In June 1984 the 'Marques'sank whilst competing in an ASTA Tall Ships Race from Bermuda to Halifax. On the first night at sea, she was struck and bowled over by an intense white squall (microburst). She sank in a matter of minutes, with loss of life - both permanent crew and international trainees were trapped below deck. Detailed reading can be found in the book 'Tall Ship Down' written by Capt Daniel S Parrott. This book researches in detail the history, background and eye witness account of vessels that suffered similar fates - the Pamir in 1957, Albatross 1961, Marquees 1984 and the Pride of Baltimore 1986. In early 2000 another vessel was lost - the Canadian Sail Training ship, 'Concordia' off the coast of Brazil.

Eventually a court of enquiry was demanded after the matter was mentioned in the House of Lords. Numerous questions were asked on the manning levels, qualifications of the crew, the stability and seaworthiness of the vessel. During the enquiry, Eye of the Wind was mentioned as we were the first non purpose-built sail training vessel to be classified for sail training in the UK. In March 1987 Eye of the Wind was voyaging around Tasmania in the roaring 40's . We had completed a Tasmanian survey to operate in their waters, as well as hauling out for a hull, safety and engineering survey carried out by the Australian Commonwealth surveyors on behalf of the British Department of Transport.

On completing a day of filming in Adventure Bay, we were met on the wharf by the 2 surveyors who had carried out the DOT survey and were advised that we would have to undergo an immediate survey and inclining test to prove that the vessel could reach the new standards which had been implemented after the Marques enquiry. This specified that existing vessels had to reach 80 degrees and new vessels 90 degrees knockdown. Also consideration was taken to all deck access openings to below. We were told that we could not carry fare paying trainees until the standards were met.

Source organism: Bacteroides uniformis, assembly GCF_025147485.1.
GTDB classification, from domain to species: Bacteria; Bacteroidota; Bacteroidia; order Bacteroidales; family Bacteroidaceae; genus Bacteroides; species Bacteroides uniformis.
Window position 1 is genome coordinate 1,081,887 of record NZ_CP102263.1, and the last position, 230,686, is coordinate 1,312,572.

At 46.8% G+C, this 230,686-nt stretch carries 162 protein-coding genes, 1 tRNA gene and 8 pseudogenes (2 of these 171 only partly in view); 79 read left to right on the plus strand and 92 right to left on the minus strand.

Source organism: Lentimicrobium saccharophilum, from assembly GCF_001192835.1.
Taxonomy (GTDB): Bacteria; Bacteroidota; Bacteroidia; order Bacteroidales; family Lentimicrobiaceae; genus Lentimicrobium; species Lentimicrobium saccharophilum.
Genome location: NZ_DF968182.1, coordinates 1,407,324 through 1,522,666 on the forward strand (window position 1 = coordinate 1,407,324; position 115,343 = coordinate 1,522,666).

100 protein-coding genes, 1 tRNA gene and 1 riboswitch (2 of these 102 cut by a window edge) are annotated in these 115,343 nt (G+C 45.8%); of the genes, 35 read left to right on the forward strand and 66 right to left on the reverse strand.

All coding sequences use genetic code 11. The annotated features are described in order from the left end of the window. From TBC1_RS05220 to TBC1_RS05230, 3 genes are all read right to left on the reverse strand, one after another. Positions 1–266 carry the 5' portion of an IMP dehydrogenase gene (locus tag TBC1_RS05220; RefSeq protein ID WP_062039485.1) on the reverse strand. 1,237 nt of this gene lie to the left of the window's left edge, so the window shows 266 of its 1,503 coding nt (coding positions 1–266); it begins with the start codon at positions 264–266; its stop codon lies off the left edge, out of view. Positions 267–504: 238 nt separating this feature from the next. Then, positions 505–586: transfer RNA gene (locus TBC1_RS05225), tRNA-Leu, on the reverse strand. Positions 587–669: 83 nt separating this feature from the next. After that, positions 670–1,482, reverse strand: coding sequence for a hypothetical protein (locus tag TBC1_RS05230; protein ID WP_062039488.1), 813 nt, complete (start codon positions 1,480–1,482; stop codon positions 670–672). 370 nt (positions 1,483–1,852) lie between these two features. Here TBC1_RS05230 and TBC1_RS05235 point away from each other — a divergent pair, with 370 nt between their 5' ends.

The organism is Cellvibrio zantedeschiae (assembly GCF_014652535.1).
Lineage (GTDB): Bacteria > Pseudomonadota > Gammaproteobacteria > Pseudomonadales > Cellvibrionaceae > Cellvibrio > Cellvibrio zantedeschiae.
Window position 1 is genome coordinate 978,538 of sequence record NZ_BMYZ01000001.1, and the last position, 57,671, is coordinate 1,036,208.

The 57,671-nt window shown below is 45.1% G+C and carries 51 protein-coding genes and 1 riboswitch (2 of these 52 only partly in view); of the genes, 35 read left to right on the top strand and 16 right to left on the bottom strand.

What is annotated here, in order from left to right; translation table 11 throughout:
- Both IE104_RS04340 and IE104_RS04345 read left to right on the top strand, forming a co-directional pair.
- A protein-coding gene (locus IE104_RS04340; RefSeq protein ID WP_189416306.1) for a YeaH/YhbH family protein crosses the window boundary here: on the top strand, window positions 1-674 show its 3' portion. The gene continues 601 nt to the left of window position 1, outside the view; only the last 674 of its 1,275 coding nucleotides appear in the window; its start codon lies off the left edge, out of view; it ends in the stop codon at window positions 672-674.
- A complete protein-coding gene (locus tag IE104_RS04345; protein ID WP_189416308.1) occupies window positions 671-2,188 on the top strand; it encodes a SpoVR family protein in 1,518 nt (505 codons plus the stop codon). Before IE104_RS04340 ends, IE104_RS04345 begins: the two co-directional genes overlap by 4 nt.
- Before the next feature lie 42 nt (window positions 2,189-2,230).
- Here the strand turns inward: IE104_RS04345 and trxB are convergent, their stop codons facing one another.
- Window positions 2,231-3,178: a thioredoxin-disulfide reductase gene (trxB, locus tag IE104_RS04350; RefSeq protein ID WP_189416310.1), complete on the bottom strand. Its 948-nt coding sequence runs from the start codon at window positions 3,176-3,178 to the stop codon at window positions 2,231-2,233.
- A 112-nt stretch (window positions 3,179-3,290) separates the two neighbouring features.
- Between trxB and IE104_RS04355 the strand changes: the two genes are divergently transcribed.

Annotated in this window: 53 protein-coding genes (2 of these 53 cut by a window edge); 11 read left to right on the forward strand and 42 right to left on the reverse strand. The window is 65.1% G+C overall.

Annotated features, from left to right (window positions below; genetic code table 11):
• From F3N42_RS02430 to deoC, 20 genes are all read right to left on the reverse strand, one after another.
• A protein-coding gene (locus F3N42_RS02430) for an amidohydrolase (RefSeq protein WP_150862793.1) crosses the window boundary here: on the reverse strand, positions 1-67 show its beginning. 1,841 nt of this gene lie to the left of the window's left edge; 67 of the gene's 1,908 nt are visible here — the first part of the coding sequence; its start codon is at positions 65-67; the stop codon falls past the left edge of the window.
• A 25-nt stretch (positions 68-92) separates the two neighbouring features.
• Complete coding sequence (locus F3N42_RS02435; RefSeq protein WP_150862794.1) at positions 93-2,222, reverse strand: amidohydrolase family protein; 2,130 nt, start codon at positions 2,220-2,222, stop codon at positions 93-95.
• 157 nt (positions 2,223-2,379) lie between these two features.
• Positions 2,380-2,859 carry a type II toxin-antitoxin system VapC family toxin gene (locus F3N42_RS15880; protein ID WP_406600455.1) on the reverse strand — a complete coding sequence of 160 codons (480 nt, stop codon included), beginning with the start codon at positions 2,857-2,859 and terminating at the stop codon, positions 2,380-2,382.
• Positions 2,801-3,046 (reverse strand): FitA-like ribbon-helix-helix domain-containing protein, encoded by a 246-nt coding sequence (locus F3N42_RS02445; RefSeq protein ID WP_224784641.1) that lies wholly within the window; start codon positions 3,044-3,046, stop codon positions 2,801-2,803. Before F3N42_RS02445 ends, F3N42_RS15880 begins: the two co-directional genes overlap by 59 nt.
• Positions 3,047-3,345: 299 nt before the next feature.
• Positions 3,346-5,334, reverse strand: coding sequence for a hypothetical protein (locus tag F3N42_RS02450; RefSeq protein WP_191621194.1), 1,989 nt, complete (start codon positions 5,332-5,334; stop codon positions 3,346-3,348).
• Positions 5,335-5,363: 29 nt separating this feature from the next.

With the crew, we sailed to Sydney to commence the process, which eventually took 4 months.

The first inclining test revealed she a knock down factor of 73 degrees. To reach 80 degrees we had a number of options:

  1. reballast with a more dense ballast
  2. shorten the rig and remove some of the yards - in fact nearly becoming a fore and aft vessel

We had to prove that the drawings we had received from Lührings were in fact of Eye of the Wind. This involved us going to the naval floating dock at Garden Island and the lines were taken. At this stage, 2 naval architects were employed - one to do a set of drawings, and the other to crunch the numbers to ascertain how we could achieve the 80 degrees required. Re-ballasting became our preferred option as we did not want to lose the squares. Removing the existing 70 tons of ballast made up of granite blocks, railway sleepers and granite chippings was carried out by crew and volunteers.

loading gravel for ballast into the hold in the hold

This all had to be done without destroying the cabin soles, and was an exhausting and back-breaking job. On the removal of all the ballast another inclining test was done and all the shell plating and internal floors were needle gunned, sand blasted and painted with tar apoxy. 40 tons of lead ingots were purchased from the Alma Doepel in Melbourne, plus another 5 tons of lead from a mine sweeper that was being broken up. The rest of the required ballast was made up of pig iron and 15 tons of railway lines cut to fit between the frames. A barrier was laid and the ballast placed on the shell plating. Each bay had to have a specified amount of weight which had to be mathematically calculated.